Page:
I went to the debate with a very strong prejudice against Douglas
, looking upon him as one of the most time-serving of those Northern men whom the Abolitionists called “dough-faces.”
I confess that my views of the man were considerably modified.
I admired the pluck he showed in speaking when his voice was in tatters.
Still more did I like the resolution he displayed in defying those leaders of his own party, including the President
, who wanted him to retreat from the ground he had taken, seeing that it had become practically Anti-Slavery.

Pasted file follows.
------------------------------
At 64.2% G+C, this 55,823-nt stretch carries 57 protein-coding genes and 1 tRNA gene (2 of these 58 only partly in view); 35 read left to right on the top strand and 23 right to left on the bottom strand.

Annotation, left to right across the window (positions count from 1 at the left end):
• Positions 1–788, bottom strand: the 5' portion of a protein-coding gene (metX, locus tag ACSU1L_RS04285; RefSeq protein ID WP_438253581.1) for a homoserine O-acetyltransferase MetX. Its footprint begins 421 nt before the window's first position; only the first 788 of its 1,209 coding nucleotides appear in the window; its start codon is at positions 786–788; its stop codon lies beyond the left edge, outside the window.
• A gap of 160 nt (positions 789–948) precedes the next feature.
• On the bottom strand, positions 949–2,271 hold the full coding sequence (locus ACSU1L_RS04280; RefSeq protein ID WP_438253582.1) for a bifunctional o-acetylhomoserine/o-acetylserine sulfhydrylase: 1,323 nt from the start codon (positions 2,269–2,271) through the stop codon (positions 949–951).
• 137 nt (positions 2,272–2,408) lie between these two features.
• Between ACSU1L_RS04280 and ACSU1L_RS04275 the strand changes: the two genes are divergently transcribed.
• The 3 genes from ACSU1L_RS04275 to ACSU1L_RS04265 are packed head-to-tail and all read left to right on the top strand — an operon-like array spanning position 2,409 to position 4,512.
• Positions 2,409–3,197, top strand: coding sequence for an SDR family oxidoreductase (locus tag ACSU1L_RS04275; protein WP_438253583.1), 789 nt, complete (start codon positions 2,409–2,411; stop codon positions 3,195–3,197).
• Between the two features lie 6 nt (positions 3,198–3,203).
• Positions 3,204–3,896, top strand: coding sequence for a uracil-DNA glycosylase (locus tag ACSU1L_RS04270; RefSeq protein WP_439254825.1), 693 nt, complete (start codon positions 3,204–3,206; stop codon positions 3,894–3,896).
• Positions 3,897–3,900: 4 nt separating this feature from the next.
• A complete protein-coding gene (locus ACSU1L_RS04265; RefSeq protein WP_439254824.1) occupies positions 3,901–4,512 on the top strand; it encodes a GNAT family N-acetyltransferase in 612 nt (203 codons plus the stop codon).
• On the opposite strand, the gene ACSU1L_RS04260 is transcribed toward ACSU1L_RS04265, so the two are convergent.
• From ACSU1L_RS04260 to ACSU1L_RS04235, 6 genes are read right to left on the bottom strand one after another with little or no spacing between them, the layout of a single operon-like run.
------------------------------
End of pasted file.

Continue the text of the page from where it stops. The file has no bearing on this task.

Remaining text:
At the same time I had an almost worshipful admiration for Lincoln
, whom I had not before seen or heard.
I expected a great deal from him. I thought his closing appeal in that great debate would contain some ringing words for freedom.
He had, as I supposed, a great opportunity for telling eloquence.
He stood almost on the ground that had drunk the blood of Lovejoy
, the Anti-Slavery martyr.
I felt that that fact ought to inspire him. I was disappointed.
's speech was altogether colorless.
It was an argument, able but perfectly cold.
It was largely technical.
There was no sentiment in it. Lovejoy
had died in vain so far as that address was concerned.
I am free to say that I was led to doubt whether Mr. Lincoln
was then in hearty sympathy with any movement looking to the freedom of the slave, and this impression was not afterwards wholly removed from my mind.